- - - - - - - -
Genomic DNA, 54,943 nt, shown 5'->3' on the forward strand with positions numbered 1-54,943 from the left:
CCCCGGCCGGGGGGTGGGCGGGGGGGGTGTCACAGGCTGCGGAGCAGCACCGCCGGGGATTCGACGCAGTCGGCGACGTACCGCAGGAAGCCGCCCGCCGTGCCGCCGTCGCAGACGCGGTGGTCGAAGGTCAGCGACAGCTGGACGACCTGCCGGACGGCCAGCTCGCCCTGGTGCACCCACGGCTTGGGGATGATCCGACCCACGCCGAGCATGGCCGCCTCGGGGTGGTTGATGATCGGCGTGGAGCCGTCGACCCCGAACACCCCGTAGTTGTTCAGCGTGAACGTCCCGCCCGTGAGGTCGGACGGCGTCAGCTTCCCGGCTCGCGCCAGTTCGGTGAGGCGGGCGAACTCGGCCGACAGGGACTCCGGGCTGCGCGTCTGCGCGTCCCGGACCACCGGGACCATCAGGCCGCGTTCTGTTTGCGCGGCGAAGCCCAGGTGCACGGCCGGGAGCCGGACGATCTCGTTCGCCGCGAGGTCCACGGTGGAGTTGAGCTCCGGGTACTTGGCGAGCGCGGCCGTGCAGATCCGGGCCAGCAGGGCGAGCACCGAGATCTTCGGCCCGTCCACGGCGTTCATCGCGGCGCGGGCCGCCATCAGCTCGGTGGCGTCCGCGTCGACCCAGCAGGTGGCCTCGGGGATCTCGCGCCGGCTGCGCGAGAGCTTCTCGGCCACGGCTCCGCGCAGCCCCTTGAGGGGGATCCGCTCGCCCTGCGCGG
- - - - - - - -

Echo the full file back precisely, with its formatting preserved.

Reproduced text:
Genomic DNA, 54,943 nt, shown 5'->3' on the forward strand with positions numbered 1-54,943 from the left:
CCCCGGCCGGGGGGTGGGCGGGGGGGGTGTCACAGGCTGCGGAGCAGCACCGCCGGGGATTCGACGCAGTCGGCGACGTACCGCAGGAAGCCGCCCGCCGTGCCGCCGTCGCAGACGCGGTGGTCGAAGGTCAGCGACAGCTGGACGACCTGCCGGACGGCCAGCTCGCCCTGGTGCACCCACGGCTTGGGGATGATCCGACCCACGCCGAGCATGGCCGCCTCGGGGTGGTTGATGATCGGCGTGGAGCCGTCGACCCCGAACACCCCGTAGTTGTTCAGCGTGAACGTCCCGCCCGTGAGGTCGGACGGCGTCAGCTTCCCGGCTCGCGCCAGTTCGGTGAGGCGGGCGAACTCGGCCGACAGGGACTCCGGGCTGCGCGTCTGCGCGTCCCGGACCACCGGGACCATCAGGCCGCGTTCTGTTTGCGCGGCGAAGCCCAGGTGCACGGCCGGGAGCCGGACGATCTCGTTCGCCGCGAGGTCCACGGTGGAGTTGAGCTCCGGGTACTTGGCGAGCGCGGCCGTGCAGATCCGGGCCAGCAGGGCGAGCACCGAGATCTTCGGCCCGTCCACGGCGTTCATCGCGGCGCGGGCCGCCATCAGCTCGGTGGCGTCCGCGTCGACCCAGCAGGTGGCCTCGGGGATCTCGCGCCGGCTGCGCGAGAGCTTCTCGGCCACGGCTCCGCGCAGCCCCTTGAGGGGGATCCGCTCGCCCTGCGCGG